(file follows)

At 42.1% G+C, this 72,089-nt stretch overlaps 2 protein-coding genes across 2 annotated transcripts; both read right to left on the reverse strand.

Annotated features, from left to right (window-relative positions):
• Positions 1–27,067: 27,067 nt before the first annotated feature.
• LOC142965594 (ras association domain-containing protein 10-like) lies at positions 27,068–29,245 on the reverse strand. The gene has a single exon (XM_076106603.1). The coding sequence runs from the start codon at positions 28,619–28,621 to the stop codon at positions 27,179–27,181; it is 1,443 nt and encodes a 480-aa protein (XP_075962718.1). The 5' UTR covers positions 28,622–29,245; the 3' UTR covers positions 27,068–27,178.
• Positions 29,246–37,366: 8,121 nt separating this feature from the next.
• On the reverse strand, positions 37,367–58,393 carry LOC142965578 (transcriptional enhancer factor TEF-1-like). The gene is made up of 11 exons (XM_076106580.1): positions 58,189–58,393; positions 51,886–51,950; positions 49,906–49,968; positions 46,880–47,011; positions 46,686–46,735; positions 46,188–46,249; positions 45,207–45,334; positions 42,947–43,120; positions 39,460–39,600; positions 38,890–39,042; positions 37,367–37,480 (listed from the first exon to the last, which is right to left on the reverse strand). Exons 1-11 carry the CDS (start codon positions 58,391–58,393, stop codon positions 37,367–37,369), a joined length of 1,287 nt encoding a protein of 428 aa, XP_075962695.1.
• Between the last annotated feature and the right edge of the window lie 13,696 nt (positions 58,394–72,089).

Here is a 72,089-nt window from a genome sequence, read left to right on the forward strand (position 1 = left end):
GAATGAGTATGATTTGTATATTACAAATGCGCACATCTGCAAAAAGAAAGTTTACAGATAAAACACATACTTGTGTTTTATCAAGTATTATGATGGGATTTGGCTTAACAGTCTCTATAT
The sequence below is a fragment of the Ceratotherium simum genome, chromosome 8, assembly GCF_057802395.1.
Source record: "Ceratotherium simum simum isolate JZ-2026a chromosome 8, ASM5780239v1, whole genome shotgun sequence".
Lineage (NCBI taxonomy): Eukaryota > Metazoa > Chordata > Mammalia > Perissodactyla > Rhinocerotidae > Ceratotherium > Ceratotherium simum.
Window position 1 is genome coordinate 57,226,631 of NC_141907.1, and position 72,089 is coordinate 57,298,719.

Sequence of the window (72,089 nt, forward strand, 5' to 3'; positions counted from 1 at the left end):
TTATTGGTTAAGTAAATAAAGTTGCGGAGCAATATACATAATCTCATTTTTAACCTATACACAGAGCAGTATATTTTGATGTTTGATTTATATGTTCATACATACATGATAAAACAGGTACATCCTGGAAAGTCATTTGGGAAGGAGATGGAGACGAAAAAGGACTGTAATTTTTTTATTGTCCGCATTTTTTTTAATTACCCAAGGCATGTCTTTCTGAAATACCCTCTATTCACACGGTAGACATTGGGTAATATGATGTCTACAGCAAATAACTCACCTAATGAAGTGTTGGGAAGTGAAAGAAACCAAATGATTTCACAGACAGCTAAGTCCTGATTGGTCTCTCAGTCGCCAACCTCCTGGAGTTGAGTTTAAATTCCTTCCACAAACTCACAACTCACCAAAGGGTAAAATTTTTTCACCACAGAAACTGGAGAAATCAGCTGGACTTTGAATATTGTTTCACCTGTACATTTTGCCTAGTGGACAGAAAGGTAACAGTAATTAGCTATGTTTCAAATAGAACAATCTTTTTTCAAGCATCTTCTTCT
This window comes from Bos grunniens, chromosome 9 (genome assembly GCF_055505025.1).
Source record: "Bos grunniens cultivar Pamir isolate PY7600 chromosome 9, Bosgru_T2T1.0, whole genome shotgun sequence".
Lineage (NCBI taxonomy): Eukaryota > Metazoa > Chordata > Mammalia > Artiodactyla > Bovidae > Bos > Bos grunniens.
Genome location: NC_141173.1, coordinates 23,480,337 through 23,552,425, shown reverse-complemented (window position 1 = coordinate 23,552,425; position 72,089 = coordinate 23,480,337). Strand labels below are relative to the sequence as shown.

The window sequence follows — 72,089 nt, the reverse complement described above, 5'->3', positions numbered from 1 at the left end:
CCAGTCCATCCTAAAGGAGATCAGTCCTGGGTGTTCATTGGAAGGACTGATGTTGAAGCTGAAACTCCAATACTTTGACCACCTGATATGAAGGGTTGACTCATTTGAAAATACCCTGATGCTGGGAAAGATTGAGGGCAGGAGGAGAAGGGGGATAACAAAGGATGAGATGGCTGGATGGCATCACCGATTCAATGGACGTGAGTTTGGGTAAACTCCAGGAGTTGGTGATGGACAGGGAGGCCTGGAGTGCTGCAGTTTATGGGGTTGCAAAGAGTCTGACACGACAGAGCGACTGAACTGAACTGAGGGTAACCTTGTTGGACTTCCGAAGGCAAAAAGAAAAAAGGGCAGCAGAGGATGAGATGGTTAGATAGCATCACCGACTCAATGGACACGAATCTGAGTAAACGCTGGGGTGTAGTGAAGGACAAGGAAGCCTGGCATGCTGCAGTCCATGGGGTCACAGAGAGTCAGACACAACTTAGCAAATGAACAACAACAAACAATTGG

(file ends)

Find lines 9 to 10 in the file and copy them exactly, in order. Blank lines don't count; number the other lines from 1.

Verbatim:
GAATGAGTATGATTTGTATATTACAAATGCGCACATCTGCAAAAAGAAAGTTTACAGATAAAACACATACTTGTGTTTTATCAAGTATTATGATGGGATTTGGCTTAACAGTCTCTATAT
The sequence below is a fragment of the Ceratotherium simum genome, chromosome 8, assembly GCF_057802395.1.